The 2020 Tour de France looks set to be packed with mountain stages and ‘very few’ flat stages.
Race designer Thierry Gouvenou spoke today in advance of a full route reveal in Paris on Tuesday.
“We hardly leave the medium or high mountains at all, that’s the general spirit of this Tour,” he said. “If you’re looking for the spirit of the thing in terms of general difficulty, it’ll be almost identical (to 2019).”
The 2020 grand depart sets the tone hinted at by Gouvenou, with the race kicking off on the edge of the Alps in Nice and the mountains arriving as soon as stage two.
When asked if a course packed full of mountains would discourage sprinters such as Caleb Ewan, who took three sprint victories in 2019’s Tour, or prolific Dutchman Dylan Groenewegen, Gouvenou disagreed.
“Not really, even if there are very few flat stages, there are others where sprinters can stay in the mix and go for the win. But it will never be easy.”
The 2019 Tour, won by Egan Bernal, saw an opening week with a number of tough hilly stages and a super-steep gravelly summit finish on La Planche des Belles Filles. From there, the course continued to mix mountain stages with tough transitional days that didn’t let the peloton get into a rhythm.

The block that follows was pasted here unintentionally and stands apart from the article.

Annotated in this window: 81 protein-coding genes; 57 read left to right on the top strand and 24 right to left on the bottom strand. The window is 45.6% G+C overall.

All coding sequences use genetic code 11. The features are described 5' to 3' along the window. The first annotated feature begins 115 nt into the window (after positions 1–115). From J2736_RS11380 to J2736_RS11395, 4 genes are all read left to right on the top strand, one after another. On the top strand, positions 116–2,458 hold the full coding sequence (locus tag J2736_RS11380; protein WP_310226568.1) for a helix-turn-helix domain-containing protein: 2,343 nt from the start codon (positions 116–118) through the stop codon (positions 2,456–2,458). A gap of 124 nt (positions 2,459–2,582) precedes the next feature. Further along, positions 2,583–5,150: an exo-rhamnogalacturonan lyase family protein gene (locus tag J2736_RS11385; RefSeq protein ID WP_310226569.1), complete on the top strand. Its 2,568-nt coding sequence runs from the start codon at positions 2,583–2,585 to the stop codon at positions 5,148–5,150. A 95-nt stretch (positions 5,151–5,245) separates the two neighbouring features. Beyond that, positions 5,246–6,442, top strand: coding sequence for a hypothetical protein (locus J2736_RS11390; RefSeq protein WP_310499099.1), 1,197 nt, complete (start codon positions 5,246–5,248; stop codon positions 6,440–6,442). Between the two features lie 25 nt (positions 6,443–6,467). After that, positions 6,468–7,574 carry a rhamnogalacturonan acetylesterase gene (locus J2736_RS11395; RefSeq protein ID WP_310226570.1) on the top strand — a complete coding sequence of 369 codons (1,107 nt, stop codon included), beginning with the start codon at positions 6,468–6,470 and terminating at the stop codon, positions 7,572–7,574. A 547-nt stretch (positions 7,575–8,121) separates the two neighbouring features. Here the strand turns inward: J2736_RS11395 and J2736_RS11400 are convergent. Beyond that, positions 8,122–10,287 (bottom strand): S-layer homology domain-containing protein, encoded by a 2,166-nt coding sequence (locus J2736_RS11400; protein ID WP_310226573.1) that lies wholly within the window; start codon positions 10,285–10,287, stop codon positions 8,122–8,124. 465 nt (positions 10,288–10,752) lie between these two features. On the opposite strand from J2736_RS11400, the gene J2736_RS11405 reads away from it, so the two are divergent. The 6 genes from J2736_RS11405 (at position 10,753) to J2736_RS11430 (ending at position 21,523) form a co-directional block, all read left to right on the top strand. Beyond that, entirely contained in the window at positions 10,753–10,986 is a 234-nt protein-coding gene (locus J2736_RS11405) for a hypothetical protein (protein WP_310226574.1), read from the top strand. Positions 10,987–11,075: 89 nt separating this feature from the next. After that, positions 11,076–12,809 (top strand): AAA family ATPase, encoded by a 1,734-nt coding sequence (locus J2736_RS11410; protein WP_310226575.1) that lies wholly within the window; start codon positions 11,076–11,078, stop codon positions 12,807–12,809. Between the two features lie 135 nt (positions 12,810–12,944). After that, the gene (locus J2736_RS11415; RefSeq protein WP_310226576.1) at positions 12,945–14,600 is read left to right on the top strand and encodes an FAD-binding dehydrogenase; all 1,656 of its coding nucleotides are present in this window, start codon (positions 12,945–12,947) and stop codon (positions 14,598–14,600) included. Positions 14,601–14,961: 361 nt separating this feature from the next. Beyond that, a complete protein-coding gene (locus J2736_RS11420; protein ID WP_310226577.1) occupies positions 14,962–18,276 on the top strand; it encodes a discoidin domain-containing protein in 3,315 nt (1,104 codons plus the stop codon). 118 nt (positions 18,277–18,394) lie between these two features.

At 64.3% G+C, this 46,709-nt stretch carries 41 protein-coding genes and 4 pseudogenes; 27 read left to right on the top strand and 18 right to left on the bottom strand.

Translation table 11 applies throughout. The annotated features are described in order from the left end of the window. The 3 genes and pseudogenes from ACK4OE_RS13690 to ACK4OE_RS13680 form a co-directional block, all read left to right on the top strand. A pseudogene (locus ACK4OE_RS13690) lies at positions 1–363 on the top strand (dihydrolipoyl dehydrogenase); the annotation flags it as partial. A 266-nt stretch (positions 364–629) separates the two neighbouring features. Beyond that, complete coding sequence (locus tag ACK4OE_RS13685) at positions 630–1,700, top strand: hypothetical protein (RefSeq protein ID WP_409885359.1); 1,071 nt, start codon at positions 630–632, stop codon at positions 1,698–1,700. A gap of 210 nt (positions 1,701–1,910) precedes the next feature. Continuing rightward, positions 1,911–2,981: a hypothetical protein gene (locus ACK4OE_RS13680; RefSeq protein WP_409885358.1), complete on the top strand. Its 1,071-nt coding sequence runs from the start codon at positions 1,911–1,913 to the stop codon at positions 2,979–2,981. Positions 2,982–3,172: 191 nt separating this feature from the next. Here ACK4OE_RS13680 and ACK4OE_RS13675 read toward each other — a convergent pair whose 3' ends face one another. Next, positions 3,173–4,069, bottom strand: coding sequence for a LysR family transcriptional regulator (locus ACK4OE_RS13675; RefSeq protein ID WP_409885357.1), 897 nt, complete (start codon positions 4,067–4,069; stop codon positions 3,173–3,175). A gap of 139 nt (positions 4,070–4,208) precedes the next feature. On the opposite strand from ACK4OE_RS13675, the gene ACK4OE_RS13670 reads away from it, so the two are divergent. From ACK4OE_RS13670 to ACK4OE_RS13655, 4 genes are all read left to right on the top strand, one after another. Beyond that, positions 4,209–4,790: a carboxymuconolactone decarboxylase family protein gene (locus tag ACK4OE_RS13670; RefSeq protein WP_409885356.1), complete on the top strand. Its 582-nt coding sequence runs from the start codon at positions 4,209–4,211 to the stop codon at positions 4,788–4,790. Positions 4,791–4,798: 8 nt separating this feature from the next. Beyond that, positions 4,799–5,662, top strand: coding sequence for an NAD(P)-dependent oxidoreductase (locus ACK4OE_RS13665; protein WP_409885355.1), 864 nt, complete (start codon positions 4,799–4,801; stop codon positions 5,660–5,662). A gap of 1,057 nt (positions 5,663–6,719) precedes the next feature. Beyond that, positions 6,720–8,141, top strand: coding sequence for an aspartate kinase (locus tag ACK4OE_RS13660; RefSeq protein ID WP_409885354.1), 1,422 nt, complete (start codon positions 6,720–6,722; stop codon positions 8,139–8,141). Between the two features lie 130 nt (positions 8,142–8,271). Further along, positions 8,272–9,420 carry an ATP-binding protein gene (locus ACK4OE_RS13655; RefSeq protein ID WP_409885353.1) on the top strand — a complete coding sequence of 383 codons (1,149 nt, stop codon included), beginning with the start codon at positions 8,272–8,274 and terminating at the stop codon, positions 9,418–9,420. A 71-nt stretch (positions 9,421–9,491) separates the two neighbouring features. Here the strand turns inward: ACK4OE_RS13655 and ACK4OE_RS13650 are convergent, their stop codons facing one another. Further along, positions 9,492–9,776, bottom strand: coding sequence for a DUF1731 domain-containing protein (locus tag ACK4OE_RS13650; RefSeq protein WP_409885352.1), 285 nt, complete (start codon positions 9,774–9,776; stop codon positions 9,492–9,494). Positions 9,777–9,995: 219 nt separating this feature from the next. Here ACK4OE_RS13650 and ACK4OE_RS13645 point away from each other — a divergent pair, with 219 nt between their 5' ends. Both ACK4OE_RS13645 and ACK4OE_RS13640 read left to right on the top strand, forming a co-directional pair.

Frenchman Julian Alaphilippe defied the odds by holding the yellow jersey for a total of 14 stages in what was one of the most exciting Tours in recent memory. And it looks like we can look forward to another Tour that will keep the peloton on their toes, with Gouvenou saying that “we have learned our lessons from the 2019 Tour.”
Rumors suggest that the race will close out in the medium mountains, with a final phase in the Jura and Vosges. The final weekend of the 2019 Tour was set to take place in the high mountains before adverse weather caused stage neutralizations and re-routing.
“You can say that 2019 and 2020 are a kind of pair before a clean break in 2021,” said the race designer, when thinking ahead to 2021’s Tour, which is set to start in Copenhagen with four flat stages.
Next year’s Tour will start one week earlier than usual to accommodate the Tokyo Olympics, with the first stage rolling out of Nice on June 27. Froome, who is recovering from a collection of serious injuries after a crash in June, will likely line up in Nice alongside his teammate and defending champion Bernal.